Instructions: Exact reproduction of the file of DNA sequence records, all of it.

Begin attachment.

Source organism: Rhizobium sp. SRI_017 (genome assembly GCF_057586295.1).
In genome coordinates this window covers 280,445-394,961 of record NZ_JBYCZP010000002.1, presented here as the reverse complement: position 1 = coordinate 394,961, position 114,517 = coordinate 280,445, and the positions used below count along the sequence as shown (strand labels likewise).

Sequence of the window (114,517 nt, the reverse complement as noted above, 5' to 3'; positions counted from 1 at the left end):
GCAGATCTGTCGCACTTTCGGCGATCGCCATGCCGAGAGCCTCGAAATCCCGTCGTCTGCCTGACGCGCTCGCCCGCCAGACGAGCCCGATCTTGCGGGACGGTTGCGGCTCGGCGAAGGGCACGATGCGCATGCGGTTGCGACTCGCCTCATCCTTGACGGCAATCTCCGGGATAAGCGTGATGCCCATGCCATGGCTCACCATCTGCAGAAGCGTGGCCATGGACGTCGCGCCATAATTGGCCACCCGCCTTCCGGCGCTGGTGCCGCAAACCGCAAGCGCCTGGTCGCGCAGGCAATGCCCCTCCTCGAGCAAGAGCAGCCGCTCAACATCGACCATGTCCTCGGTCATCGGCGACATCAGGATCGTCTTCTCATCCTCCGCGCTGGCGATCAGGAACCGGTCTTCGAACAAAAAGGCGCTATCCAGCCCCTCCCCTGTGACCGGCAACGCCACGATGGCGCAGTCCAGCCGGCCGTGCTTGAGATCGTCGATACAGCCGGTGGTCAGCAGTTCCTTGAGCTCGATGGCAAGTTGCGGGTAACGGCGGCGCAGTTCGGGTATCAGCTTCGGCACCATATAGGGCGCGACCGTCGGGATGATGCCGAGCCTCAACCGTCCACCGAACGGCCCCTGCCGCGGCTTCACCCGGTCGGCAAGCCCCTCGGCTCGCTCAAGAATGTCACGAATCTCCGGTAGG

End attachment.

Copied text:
Source organism: Rhizobium sp. SRI_017 (genome assembly GCF_057586295.1).
In genome coordinates this window covers 280,445-394,961 of record NZ_JBYCZP010000002.1, presented here as the reverse complement: position 1 = coordinate 394,961, position 114,517 = coordinate 280,445, and the positions used below count along the sequence as shown (strand labels likewise).

Sequence of the window (114,517 nt, the reverse complement as noted above, 5' to 3'; positions counted from 1 at the left end):
GCAGATCTGTCGCACTTTCGGCGATCGCCATGCCGAGAGCCTCGAAATCCCGTCGTCTGCCTGACGCGCTCGCCCGCCAGACGAGCCCGATCTTGCGGGACGGTTGCGGCTCGGCGAAGGGCACGATGCGCATGCGGTTGCGACTCGCCTCATCCTTGACGGCAATCTCCGGGATAAGCGTGATGCCCATGCCATGGCTCACCATCTGCAGAAGCGTGGCCATGGACGTCGCGCCATAATTGGCCACCCGCCTTCCGGCGCTGGTGCCGCAAACCGCAAGCGCCTGGTCGCGCAGGCAATGCCCCTCCTCGAGCAAGAGCAGCCGCTCAACATCGACCATGTCCTCGGTCATCGGCGACATCAGGATCGTCTTCTCATCCTCCGCGCTGGCGATCAGGAACCGGTCTTCGAACAAAAAGGCGCTATCCAGCCCCTCCCCTGTGACCGGCAACGCCACGATGGCGCAGTCCAGCCGGCCGTGCTTGAGATCGTCGATACAGCCGGTGGTCAGCAGTTCCTTGAGCTCGATGGCAAGTTGCGGGTAACGGCGGCGCAGTTCGGGTATCAGCTTCGGCACCATATAGGGCGCGACCGTCGGGATGATGCCGAGCCTCAACCGTCCACCGAACGGCCCCTGCCGCGGCTTCACCCGGTCGGCAAGCCCCTCGGCTCGCTCAAGAATGTCACGAATCTCCGGTAGG